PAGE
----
Now that the U.S. senators and others have the time to read the Manager’s Amendment to the surface transportation reauthorization bill passed by the Senate last month, it may be time to pause for reflection.
The last-minute, 221-page Manager’s Amendment apparently contained several measures that might jeopardize one of the few ideas the government has come up with to meet transportation infrastructure’s future needs. Several provisions would “reduce the financial attractiveness of [toll] concessions to private investors,” according to Robert Poole of the Reason Foundation in Surface Transportation Innovations. One step would forbid states from using accelerated depreciation like other industries. Another would forbid them from using tax-exempt private activity bonds. A third would reduce a state’s allocation of federal highway funding by subtracting highway miles under private concession from the state’s total highway miles.
Poole noted 22 public-private partnerships at some stage of development in the U.S., which is already behind the European curve of taking advantage of this funding strategy.
I seem to recall a former transportation secretary saying the federal government should encourage private investment in public infrastructure. Private investment might be a partial cure for the gap between the funding our roads and bridges need and the funding the government can actually provide.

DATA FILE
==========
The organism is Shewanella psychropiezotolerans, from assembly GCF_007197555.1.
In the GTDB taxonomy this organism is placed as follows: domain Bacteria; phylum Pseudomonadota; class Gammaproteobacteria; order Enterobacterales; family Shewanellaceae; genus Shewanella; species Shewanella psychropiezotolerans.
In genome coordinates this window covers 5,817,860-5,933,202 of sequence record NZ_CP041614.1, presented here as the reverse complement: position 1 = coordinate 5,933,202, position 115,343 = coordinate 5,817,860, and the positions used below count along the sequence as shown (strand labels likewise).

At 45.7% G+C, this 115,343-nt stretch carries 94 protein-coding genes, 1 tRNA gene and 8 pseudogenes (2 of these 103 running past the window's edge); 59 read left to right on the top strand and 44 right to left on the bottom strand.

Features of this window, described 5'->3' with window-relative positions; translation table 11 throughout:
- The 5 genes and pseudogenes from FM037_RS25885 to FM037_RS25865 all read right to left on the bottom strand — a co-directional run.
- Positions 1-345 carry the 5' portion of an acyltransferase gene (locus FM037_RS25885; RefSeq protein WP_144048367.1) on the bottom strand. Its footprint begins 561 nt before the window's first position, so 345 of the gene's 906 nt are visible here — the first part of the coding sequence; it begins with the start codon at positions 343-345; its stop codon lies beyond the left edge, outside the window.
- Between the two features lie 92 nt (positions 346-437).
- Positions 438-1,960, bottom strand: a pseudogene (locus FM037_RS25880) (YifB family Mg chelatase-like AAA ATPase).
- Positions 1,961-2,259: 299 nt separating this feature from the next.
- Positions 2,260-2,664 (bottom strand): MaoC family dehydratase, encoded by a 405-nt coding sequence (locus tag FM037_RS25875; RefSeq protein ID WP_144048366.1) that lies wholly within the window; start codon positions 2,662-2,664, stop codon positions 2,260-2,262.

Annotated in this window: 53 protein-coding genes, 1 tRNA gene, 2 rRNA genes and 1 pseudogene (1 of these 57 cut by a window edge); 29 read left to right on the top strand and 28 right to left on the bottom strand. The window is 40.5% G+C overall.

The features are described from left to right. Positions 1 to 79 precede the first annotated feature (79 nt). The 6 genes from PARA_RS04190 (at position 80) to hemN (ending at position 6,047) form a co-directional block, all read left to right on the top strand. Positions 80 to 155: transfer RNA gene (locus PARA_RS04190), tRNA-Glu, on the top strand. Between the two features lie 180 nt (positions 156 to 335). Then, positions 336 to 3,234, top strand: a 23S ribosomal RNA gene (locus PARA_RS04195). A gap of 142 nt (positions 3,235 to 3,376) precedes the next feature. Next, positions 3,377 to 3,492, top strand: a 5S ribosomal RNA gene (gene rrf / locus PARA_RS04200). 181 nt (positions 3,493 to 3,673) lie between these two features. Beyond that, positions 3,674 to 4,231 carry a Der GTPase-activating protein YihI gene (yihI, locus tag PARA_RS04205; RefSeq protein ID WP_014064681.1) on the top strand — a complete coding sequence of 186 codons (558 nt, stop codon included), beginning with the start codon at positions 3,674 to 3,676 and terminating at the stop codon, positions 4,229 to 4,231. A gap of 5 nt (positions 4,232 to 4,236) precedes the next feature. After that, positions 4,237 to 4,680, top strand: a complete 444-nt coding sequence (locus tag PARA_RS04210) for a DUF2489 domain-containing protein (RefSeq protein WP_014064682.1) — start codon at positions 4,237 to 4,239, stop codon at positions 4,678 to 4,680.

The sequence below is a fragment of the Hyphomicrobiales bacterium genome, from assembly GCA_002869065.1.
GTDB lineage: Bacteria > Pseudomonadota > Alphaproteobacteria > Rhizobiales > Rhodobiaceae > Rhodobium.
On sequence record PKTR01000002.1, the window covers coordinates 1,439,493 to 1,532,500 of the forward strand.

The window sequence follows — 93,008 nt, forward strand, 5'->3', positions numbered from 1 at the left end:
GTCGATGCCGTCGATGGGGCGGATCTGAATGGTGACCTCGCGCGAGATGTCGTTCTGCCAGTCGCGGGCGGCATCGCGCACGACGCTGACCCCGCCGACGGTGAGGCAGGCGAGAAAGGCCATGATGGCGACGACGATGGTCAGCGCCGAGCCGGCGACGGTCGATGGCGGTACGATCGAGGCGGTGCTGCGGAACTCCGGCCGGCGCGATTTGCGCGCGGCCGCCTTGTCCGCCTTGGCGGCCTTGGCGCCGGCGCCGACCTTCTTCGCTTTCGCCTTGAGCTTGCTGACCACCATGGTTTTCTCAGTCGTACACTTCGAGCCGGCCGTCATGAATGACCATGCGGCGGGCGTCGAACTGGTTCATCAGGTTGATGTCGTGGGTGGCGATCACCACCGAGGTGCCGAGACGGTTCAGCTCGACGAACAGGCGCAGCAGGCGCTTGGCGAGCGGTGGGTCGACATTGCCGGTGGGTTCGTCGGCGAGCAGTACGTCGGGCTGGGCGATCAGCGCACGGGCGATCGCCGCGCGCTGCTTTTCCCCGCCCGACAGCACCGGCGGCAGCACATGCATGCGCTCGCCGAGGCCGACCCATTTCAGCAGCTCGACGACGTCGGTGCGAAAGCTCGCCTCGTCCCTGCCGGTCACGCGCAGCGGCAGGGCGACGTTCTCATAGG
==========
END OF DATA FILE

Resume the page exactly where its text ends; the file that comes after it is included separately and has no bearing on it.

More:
This may not be the right time to discourage private industry from maintaining a highway and letting public money be invested in other highways.
The Building America’s Future (BAF) coalition has sent a letter to the senators who voted for the anti-long-term toll concession measures.
Ken Orski, in Innovation NewsBriefs, quoted BAF's Director of Policy Kerry O'Hare as saying, "Taken together or individually, these provisions would have a chilling effect upon future private investment in infrastructure."